None of the thiourea products will produce quite the polish of Brasso, but they are easier to apply by perhaps two orders of magnitude. With "Twinkle" and "Brasso" on the market, Noxon was doomed. I, too, hate to see a product disappear (Especially such as Antique Care, a furniture polishing oil that had no peers, and which I miss terribly! Anyone know about it?), but in the case of Noxon I hardly noticed.

I am a hobbyist but I used to make and sell the Texas Native Inertia Nutcracker. I retired from industry and am now chief judge of the municipal and magistrate courts of Columbus, Georgia. I still, however, keep a sharp eye on surface finishing products. Thanks for an excellent and most informative website!

Haywood Turner
extensive home hobbyist - Fortson, Georgia
^

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Ed. note: Thank you for the great exposition of how copper polishes work, your honor.


2004

Brasso is used by the military every day because it is one of the polishes that tarnishes so fast, that they can see a difference. National Motor Museum, National Railway Museum and a host of other Don't use Brasso, or Noxon come to that and polish once a year, what's wrong with that? Any polish that contains ammonia or anhydrous will dissolve zinc, a component of brass and bronze, to make it redden, (That's the copper being exposed) within a day or so of being applied.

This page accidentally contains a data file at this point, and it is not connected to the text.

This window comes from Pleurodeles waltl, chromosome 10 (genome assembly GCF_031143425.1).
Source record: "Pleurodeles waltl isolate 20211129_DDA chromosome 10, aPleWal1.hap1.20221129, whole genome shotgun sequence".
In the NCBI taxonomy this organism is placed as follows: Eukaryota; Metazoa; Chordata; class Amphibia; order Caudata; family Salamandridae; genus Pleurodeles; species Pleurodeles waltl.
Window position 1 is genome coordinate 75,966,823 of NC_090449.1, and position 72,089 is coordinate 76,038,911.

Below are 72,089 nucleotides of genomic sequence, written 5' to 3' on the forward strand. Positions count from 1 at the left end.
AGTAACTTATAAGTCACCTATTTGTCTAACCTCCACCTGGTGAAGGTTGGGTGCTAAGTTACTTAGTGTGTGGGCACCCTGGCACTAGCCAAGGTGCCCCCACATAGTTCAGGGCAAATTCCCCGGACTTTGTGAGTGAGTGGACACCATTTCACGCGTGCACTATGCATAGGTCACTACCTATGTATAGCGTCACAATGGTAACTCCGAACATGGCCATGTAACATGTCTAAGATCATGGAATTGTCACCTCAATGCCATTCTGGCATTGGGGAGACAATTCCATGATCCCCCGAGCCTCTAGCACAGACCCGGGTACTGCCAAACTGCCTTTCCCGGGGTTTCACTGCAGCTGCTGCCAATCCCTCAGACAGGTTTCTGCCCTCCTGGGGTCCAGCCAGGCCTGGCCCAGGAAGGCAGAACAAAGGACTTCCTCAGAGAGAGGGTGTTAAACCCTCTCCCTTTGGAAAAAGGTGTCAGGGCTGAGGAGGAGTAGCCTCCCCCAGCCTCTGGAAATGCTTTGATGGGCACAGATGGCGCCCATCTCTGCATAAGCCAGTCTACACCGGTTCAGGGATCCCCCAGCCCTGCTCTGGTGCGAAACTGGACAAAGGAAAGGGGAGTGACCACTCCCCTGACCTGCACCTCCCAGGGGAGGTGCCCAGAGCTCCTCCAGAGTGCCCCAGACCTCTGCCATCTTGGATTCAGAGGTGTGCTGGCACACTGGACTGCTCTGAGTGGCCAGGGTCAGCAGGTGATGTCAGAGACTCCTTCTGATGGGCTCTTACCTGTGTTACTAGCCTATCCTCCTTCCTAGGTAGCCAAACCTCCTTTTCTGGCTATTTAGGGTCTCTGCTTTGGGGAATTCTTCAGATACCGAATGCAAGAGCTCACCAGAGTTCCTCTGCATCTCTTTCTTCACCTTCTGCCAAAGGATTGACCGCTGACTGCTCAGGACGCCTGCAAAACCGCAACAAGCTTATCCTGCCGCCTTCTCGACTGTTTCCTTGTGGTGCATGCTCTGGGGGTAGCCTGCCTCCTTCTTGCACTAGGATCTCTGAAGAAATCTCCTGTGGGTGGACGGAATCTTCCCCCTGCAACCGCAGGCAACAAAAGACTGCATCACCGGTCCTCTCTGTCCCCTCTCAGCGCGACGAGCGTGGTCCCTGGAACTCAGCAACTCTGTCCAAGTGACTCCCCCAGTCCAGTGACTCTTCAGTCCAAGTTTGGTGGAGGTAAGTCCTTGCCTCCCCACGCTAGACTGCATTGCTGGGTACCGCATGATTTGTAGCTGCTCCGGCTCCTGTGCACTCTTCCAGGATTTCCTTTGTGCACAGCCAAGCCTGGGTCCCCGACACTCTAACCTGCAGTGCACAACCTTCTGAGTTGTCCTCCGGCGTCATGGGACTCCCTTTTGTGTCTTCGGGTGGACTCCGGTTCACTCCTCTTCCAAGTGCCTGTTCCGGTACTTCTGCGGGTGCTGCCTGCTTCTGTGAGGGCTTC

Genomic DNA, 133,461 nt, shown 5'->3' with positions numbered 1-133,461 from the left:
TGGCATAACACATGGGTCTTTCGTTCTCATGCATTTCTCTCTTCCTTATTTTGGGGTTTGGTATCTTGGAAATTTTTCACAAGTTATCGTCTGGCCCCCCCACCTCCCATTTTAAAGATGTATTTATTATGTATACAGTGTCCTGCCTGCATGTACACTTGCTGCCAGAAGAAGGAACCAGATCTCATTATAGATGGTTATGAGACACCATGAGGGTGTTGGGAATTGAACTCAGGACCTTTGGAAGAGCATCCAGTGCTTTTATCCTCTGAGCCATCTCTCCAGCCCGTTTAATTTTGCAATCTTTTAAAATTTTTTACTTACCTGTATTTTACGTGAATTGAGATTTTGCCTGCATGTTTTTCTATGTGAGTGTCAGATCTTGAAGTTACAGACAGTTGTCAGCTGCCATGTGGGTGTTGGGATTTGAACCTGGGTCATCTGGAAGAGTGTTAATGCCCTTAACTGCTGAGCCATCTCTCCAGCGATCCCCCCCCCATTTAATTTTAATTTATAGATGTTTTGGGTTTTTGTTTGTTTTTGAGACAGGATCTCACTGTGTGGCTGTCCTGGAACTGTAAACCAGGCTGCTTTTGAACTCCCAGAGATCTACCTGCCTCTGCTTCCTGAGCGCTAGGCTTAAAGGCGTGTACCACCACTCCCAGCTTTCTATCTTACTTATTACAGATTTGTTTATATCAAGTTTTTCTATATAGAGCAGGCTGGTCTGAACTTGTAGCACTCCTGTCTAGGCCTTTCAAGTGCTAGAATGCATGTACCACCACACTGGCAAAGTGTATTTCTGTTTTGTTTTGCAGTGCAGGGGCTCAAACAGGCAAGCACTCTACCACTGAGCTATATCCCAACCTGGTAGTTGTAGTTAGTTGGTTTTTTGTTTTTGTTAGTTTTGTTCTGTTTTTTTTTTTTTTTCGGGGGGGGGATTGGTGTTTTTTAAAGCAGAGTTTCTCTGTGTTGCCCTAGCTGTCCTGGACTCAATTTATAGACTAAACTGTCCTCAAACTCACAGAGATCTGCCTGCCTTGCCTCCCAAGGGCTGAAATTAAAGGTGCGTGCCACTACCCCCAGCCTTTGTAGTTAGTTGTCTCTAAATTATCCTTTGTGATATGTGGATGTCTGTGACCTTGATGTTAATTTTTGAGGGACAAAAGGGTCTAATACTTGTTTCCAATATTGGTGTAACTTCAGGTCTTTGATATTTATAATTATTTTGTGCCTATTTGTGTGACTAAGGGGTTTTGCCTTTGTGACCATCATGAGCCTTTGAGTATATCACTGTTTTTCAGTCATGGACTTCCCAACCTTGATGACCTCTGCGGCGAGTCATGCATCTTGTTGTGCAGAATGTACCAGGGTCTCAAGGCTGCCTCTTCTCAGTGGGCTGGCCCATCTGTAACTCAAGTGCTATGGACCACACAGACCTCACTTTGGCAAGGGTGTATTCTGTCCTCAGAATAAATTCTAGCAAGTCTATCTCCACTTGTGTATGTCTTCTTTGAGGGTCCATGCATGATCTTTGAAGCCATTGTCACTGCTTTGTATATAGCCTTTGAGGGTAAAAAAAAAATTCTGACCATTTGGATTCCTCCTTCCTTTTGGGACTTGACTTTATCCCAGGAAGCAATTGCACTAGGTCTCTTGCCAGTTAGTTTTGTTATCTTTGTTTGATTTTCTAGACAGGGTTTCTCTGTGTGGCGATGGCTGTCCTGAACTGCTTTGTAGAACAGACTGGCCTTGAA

Steve Clark
custom polishing - Belfast, Maine
^


2006

Being in the electronics business, I have used Noxon Quik-Dip Silver Cleaner for years. I have found it works great for things OTHER than just silver. I have used it for cleaning corroded rotary switch contacts precious and non precious metal, tin plated pins etc and a host of other Non-silver items. Just dip the items and they come out bright shiny clean. Most of these small items do not lend themselves to cleaners in which you must physically rub and polish. Noxon Quik-Dip did it all, very well and without any effort. I cannot find any present day product on the market that comes even close to satisfying my needs. Such a pity Quik-Dip is no longer available.

Mike Johnson
- Fresno, California
^


2006

Try Goddard's Silver Dip [affil. link to info/product on Amazon] which is available only in England [Ed. note: thanks, Richard, it's also available from Amazon by following the link].

Richard Sage
- London, England
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May 19, 2009

My restaurant has been using a liquid silver cleaner called Silvermate for over 15 years and it is, by far, the easiest and safest way to clean and polish silver in only about 20 seconds.

Bobby Blublanks
- little rock, Arkansas
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July 29, 2013

Noxon is now owned by Reckitt Benckiser, a British company that has been buying up many of the US Household products that we all know. Guess they are the new P&G/Colgate Palmolive/Dow Chemical company.

They not only own Noxon, they own Air Wick, Easy-Off, Optred, Amphyl, Finish, Resolve, Brasso, Glass Plus/Jet Dry, Rid-X, Calgon, Lanacane, Sani-Flush, Calgonite, LiceMD, Cepacol, Lime-A-Way, Scalpicin, Clearasil, Silvo, Cling Free, Lysol, Spray 'N Wash,d-Con, Lysol I.C., Strepsils, Delsym, Masterpiece Metalist, Veet, Dettol, Vivid, Dip-It, Mop & Glo, Woolite, Mucinex, Easy On, Old English and Durex.

The company has a market cap over $50 Billion.

Noxon isn't dead by a long shot.

Ted Bibbo
- Bradford, New Hampshire, USA
^